A journey through Leonard Cohen’s poetry, song, and prayers
“I think that Leonard is the greatest living liturgist of our time…”
Rabbi Mordecai Finley, from 'I’m Your Man: The Life of Leonard Cohen', by Sylvie Simmons
The High Priest: The delicate art of creating an evening of covers for Leonard Cohen
Yaki Hefstein //
In almost every Leonard Cohen poem, one can find a trusting outlet. Nearly every song by Leonard Cohen has been covered over the years. So what did it look like at the tribute concert to Cohen's songs, which was devoted to the faith aspect of his songs?
I arrived skeptical to the concert "Broken Hallelujah", which brought to the stage several songs of Leonard Cohen. Although I do not know if a "formal investigation" was made, I can say with high confidence that Cohen is among the top five artists who have received the highest number of covers for their songs. Here are a few examples: Jeff Buckley's version of Hallelujah, REM's version of "First We Take Manhattan " and Nina Simone's excellent performance for Suzanne. But it is likely that if you turn to another person, he will point to three completely different covers, such as John Kyle's "Hallelujah" by Joe Cocker to " First We Take Manhattan " or that of Tori Amos to "Suzanne."
Cohen was covered so much. After his death in 2016, at the age of 82, this practice became even more popular. From Lana Del Rey, through Ninet to religious wedding bands in Israel (true story) – almost every artist who held a guitar in his hand covers a song of the High Priest.
It is hard to make use of words like "satiety" and "tiredness" in the context of Cohen's texts and melodies, and yet there is a certain saturation, but the performance does not always bring with them a great deal, certainly not compared to Cohen's performance. If so, the pre-opening conditions of the event were quite challenging for me. A possible title for the evening, even before it started: "More of the St."
And after we finished with this travel warning to Manhattan, we would continue to Berlin with a siren and a small spoiler; there was no fatigue there.
This project, "A Broken Hallelujah," began when Avraham Cohen (an actor, street artist, medical clown and founder and director of the Ben-Zvi Institute's piyyut ensemble) decided to dive with the great music producer and bassist Yankale Segal into Cohen's texts. The main motif during the search was Cohen's preoccupation with prayer and conversation with God.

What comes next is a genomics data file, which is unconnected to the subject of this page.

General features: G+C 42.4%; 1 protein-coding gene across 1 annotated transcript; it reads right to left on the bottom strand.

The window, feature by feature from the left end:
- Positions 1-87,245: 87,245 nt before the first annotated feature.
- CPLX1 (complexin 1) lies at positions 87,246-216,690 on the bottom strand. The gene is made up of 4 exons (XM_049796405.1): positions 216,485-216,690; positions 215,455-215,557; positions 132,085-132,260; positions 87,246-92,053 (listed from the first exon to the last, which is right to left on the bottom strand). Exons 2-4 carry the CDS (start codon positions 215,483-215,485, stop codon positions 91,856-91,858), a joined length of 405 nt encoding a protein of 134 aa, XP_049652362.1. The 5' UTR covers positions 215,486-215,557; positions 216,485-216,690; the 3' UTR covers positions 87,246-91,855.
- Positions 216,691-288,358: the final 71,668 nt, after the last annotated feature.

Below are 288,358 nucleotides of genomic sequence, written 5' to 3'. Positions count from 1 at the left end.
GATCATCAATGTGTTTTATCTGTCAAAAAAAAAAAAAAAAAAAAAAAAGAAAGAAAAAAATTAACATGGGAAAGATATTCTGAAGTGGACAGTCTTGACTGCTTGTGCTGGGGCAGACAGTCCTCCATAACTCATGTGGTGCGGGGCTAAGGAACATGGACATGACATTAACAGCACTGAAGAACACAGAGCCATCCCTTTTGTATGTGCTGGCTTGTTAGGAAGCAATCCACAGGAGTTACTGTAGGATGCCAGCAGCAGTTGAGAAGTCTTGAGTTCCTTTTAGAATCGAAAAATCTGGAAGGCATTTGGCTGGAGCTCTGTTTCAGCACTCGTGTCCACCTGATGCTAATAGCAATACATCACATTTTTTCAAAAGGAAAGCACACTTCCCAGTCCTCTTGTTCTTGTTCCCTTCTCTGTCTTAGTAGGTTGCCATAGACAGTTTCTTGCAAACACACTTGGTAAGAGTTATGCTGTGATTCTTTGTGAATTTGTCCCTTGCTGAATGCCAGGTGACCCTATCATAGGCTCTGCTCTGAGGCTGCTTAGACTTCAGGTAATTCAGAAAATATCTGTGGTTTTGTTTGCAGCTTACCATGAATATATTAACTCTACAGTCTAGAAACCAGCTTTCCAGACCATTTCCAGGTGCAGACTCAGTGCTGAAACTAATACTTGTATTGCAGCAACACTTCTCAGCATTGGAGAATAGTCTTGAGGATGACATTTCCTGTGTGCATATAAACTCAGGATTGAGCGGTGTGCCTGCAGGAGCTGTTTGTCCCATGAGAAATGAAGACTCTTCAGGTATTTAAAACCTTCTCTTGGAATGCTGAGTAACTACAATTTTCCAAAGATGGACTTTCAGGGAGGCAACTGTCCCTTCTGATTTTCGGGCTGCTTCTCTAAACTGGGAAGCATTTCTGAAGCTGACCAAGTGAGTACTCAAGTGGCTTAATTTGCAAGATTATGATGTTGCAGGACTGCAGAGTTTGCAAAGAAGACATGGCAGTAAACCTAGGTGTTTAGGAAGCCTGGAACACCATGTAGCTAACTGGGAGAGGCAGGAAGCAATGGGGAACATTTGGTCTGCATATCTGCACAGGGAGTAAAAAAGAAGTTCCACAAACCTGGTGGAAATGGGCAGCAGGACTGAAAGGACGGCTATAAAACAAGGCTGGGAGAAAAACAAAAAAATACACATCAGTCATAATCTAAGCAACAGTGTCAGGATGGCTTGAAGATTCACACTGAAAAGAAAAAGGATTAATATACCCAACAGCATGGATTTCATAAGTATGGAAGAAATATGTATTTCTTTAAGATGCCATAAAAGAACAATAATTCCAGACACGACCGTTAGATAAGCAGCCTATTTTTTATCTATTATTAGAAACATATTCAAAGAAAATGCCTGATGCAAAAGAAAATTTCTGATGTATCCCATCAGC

In general, in almost every Cohen song, one can find an intellectual outlet, and not even need a too wide interpretive range to locate it. The closeness to his great grandfather as a child, the visits to the synagogues and the affection for the Holy Tongue did their part and turned Cohen's faith and Judaism into a permanent presence in his work, either in text or in subtext. There is a certain irony in the fact that it seems that the faith of vocalist Avraham Cohen in the artist Leonard Cohen, and not necessarily in God, played the central role in the evening at Beit Avi Chai.
Abraham, as it turns out throughout the entire evening, not only knows every sentence and nuance in Leonard Cohen's music but lives it. This is illustrated by the soft form of his speech, the manner of thought revealed by the words that link the songs, and in general, the way this whole package is presented on stage. Beyond that, Abraham Cohen, unlike many of Leonard's cabbages, clearly understands the important rule of the game: he is not here to walk in Leonard Cohen's shoes, but to try to interpret it in his own way.
The opening of the concert was a good sign. A clear association was placed at our door with a small beam of light that surrounded Abraham's head, and with the help of a Ukulele (a tiny four-string guitar), he gently performed "Minute Prologue." This is a short poem, one minute and 20 seconds, which, as it was, served as a prologue. Moreover, it seems that a private prayer – if you will – is the version of Abraham Cohen's "Prayer for the Poor" (Psalms 102) before taking on the role of public emissary this evening.